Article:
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I have a peculiar confusion regarding the relationship between a closed-loop pole on a root locus plot and its gain and percent overshoot. I have found a point on the root locus plot that MATLAB claims to have a percentage overshoot of 5%: https://i.imgur.com/UqwJciZ.png using the following code:

s = tf('s');
gproc = ((s+3)*(s+6))/(s^2*(s+2));
rlocus(gproc); % plot root locus

However, when I plot the step response, the percent overshoot seems to be 22%: https://i.imgur.com/CJejh4s.png using the following code:

gopen = 13.71*gproc;
step(feedback(gopen,1));

What is the reason for this discrepancy? Have I misunderstood the MATLAB code?

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From the root locus, the dominant closed loop pole will be the real pole between \$\small s=-2\$ and \$\small s=-3\$, since it's approximately three times further from the origin than the 2nd order complex poles.

Now, there's also a closed loop zero at \$\small s=-3\$, so you have a closed pole and a closed loop zero quite close together. In control engineering, this is called a dipole.

Note, a dipole is often created when attempting to cancel a troublesome, perhaps slow, pole by plonking a zero on top of it - in practice, there's always an error between the pole and zero values, hence a dipole is born. Essentially, that's what you've done here - by choosing the value of \$\small K=13.7\$, the first order pole is dominant. Choosing a smaller value for \$\small K\$ would have given dominance to the 2nd order roots, which would then make the system more oscillatory. But there's a limit to what can be done when there's only one control parameter (\$\small K\$) to play with.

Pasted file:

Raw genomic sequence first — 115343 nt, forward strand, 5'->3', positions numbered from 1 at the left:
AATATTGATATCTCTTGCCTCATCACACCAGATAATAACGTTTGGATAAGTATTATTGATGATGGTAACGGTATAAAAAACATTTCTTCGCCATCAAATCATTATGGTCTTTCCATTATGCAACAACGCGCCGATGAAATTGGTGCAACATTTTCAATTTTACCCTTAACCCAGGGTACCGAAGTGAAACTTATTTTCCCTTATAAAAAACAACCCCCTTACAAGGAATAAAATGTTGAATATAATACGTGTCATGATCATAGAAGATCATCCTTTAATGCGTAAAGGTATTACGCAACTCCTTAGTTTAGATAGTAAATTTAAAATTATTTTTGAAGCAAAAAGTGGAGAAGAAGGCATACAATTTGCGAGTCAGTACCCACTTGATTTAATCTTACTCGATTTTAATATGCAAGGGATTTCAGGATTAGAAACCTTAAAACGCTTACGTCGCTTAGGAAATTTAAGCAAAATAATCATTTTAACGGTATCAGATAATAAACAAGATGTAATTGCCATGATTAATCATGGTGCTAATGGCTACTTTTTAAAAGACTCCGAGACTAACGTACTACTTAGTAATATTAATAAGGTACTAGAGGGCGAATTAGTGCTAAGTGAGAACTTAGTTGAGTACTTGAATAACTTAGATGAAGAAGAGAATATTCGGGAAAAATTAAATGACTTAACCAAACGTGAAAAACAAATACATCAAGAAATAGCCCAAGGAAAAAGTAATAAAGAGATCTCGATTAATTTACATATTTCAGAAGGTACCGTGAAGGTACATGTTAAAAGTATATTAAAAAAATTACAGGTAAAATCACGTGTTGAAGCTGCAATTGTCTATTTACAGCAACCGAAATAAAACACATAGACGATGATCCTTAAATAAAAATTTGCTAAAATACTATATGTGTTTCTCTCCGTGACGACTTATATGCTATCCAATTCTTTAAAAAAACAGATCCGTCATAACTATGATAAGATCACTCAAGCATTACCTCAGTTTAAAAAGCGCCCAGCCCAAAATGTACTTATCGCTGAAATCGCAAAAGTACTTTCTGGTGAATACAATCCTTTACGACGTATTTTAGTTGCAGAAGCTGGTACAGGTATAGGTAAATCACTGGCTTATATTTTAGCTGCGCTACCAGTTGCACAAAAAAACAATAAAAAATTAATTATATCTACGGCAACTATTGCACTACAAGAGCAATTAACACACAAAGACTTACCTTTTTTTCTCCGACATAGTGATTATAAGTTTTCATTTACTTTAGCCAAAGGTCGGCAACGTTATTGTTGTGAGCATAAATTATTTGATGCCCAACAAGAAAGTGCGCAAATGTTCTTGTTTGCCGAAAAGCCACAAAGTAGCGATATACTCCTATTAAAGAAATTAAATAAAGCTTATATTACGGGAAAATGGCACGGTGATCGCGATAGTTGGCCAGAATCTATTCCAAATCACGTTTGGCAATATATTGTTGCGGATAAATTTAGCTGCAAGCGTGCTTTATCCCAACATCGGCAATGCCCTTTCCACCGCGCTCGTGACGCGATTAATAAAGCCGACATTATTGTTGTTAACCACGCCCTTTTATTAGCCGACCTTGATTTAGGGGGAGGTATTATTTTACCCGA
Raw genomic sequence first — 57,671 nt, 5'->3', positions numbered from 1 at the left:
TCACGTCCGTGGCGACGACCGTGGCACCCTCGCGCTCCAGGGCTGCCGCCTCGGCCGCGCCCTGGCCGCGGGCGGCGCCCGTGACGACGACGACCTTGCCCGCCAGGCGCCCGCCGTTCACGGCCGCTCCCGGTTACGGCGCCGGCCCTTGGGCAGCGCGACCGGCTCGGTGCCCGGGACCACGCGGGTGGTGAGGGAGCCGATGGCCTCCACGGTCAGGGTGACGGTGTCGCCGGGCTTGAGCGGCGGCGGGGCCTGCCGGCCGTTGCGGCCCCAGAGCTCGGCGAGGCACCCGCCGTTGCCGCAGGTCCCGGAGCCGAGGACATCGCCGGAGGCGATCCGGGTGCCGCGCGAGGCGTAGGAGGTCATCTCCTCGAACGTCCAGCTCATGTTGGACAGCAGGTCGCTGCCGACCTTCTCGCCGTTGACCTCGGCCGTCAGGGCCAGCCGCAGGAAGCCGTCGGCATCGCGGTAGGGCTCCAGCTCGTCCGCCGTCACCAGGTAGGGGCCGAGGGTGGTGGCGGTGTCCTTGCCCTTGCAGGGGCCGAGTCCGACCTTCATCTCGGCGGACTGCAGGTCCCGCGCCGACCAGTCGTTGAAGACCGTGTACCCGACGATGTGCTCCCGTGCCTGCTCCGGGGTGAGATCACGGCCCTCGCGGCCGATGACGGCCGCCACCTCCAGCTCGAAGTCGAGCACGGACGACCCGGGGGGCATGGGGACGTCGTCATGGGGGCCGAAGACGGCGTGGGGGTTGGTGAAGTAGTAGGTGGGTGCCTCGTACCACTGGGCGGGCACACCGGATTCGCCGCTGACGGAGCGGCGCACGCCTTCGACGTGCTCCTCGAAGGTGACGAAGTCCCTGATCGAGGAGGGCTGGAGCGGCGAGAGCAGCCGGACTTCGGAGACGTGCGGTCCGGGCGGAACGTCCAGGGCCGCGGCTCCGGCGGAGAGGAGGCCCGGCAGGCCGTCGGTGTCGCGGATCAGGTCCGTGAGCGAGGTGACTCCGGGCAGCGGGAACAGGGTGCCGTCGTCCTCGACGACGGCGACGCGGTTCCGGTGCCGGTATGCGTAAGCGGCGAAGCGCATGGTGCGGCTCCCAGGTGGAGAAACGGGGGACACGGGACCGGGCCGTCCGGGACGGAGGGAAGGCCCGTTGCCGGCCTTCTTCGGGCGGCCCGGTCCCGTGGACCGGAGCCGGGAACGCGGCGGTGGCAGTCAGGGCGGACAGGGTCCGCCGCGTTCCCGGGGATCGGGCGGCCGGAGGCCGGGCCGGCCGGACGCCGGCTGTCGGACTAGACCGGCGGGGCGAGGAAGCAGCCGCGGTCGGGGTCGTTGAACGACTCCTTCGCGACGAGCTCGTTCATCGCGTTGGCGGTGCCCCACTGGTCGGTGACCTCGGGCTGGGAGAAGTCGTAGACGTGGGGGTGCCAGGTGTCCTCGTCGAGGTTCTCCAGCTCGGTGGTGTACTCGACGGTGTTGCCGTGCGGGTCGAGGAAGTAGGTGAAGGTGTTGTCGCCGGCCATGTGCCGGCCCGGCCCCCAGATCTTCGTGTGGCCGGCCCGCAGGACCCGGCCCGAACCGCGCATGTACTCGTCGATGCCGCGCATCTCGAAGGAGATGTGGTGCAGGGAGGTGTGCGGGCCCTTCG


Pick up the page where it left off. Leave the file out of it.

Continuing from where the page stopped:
The features of a dipole in the transient response are: a relatively large initial overshoot, and a long-tail (i.e. the settling time is longer than that promised by the initial response characteristic) . Both of these are apparent in your step response plot.

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In the root locus plot, MATLAB computes the percentage overshoot according to the lines of constant damping ratio (ζ). The problem is that the damping ratio only makes sense for a second order system and the transfer function used (gproc) is not a second-order system since it has 2 zeros and 3 poles.

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